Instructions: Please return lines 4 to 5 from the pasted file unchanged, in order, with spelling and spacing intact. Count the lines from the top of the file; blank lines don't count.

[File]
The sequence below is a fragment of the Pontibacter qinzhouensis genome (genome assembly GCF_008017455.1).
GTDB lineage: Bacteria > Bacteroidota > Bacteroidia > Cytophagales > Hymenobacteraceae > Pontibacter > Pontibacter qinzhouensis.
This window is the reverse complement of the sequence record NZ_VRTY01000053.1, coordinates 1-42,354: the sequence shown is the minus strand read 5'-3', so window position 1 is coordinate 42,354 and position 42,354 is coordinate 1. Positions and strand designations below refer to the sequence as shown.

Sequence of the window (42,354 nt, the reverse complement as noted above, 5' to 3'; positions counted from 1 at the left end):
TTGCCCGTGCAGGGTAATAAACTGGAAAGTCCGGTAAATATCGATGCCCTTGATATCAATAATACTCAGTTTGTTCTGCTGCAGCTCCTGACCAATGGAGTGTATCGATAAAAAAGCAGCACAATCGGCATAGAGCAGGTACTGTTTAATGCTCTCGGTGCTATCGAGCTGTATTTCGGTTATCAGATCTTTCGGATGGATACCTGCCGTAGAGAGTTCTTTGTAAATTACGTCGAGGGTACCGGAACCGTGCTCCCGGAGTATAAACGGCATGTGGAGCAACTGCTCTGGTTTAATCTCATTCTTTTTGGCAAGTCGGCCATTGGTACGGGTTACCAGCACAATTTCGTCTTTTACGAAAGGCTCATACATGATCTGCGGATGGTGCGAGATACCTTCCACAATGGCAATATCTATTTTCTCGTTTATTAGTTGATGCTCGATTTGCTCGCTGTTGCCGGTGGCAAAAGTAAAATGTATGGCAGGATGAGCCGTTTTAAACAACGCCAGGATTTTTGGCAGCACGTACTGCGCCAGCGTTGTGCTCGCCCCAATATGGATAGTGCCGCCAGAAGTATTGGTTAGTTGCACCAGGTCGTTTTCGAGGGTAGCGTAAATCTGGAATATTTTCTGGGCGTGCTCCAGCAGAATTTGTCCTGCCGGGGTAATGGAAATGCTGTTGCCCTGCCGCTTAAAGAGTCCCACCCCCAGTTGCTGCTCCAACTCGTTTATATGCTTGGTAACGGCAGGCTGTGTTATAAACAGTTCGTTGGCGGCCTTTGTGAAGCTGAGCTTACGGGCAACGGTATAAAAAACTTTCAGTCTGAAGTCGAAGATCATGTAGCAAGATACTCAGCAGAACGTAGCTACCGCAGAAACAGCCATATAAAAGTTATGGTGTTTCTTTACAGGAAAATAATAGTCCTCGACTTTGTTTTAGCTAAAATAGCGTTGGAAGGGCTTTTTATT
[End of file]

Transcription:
Sequence of the window (42,354 nt, the reverse complement as noted above, 5' to 3'; positions counted from 1 at the left end):
TTGCCCGTGCAGGGTAATAAACTGGAAAGTCCGGTAAATATCGATGCCCTTGATATCAATAATACTCAGTTTGTTCTGCTGCAGCTCCTGACCAATGGAGTGTATCGATAAAAAAGCAGCACAATCGGCATAGAGCAGGTACTGTTTAATGCTCTCGGTGCTATCGAGCTGTATTTCGGTTATCAGATCTTTCGGATGGATACCTGCCGTAGAGAGTTCTTTGTAAATTACGTCGAGGGTACCGGAACCGTGCTCCCGGAGTATAAACGGCATGTGGAGCAACTGCTCTGGTTTAATCTCATTCTTTTTGGCAAGTCGGCCATTGGTACGGGTTACCAGCACAATTTCGTCTTTTACGAAAGGCTCATACATGATCTGCGGATGGTGCGAGATACCTTCCACAATGGCAATATCTATTTTCTCGTTTATTAGTTGATGCTCGATTTGCTCGCTGTTGCCGGTGGCAAAAGTAAAATGTATGGCAGGATGAGCCGTTTTAAACAACGCCAGGATTTTTGGCAGCACGTACTGCGCCAGCGTTGTGCTCGCCCCAATATGGATAGTGCCGCCAGAAGTATTGGTTAGTTGCACCAGGTCGTTTTCGAGGGTAGCGTAAATCTGGAATATTTTCTGGGCGTGCTCCAGCAGAATTTGTCCTGCCGGGGTAATGGAAATGCTGTTGCCCTGCCGCTTAAAGAGTCCCACCCCCAGTTGCTGCTCCAACTCGTTTATATGCTTGGTAACGGCAGGCTGTGTTATAAACAGTTCGTTGGCGGCCTTTGTGAAGCTGAGCTTACGGGCAACGGTATAAAAAACTTTCAGTCTGAAGTCGAAGATCATGTAGCAAGATACTCAGCAGAACGTAGCTACCGCAGAAACAGCCATATAAAAGTTATGGTGTTTCTTTACAGGAAAATAATAGTCCTCGACTTTGTTTTAGCTAAAATAGCGTTGGAAGGGCTTTTTATT